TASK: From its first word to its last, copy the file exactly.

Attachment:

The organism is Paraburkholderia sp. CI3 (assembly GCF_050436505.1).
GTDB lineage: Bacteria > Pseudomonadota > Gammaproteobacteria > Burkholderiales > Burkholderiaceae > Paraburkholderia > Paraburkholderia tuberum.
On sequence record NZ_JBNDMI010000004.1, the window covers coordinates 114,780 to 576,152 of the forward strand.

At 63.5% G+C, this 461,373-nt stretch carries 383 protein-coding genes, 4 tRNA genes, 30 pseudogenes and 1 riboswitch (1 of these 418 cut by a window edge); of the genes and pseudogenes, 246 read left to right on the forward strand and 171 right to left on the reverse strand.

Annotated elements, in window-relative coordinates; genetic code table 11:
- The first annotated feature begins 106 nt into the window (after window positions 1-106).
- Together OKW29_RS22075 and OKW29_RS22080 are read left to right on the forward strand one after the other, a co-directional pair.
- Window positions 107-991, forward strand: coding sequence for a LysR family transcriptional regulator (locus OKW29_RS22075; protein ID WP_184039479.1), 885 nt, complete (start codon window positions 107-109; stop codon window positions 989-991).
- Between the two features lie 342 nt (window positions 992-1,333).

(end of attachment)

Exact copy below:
The organism is Paraburkholderia sp. CI3 (assembly GCF_050436505.1).
GTDB lineage: Bacteria > Pseudomonadota > Gammaproteobacteria > Burkholderiales > Burkholderiaceae > Paraburkholderia > Paraburkholderia tuberum.
On sequence record NZ_JBNDMI010000004.1, the window covers coordinates 114,780 to 576,152 of the forward strand.

At 63.5% G+C, this 461,373-nt stretch carries 383 protein-coding genes, 4 tRNA genes, 30 pseudogenes and 1 riboswitch (1 of these 418 cut by a window edge); of the genes and pseudogenes, 246 read left to right on the forward strand and 171 right to left on the reverse strand.

Annotated elements, in window-relative coordinates; genetic code table 11:
- The first annotated feature begins 106 nt into the window (after window positions 1-106).
- Together OKW29_RS22075 and OKW29_RS22080 are read left to right on the forward strand one after the other, a co-directional pair.
- Window positions 107-991, forward strand: coding sequence for a LysR family transcriptional regulator (locus OKW29_RS22075; protein ID WP_184039479.1), 885 nt, complete (start codon window positions 107-109; stop codon window positions 989-991).
- Between the two features lie 342 nt (window positions 992-1,333).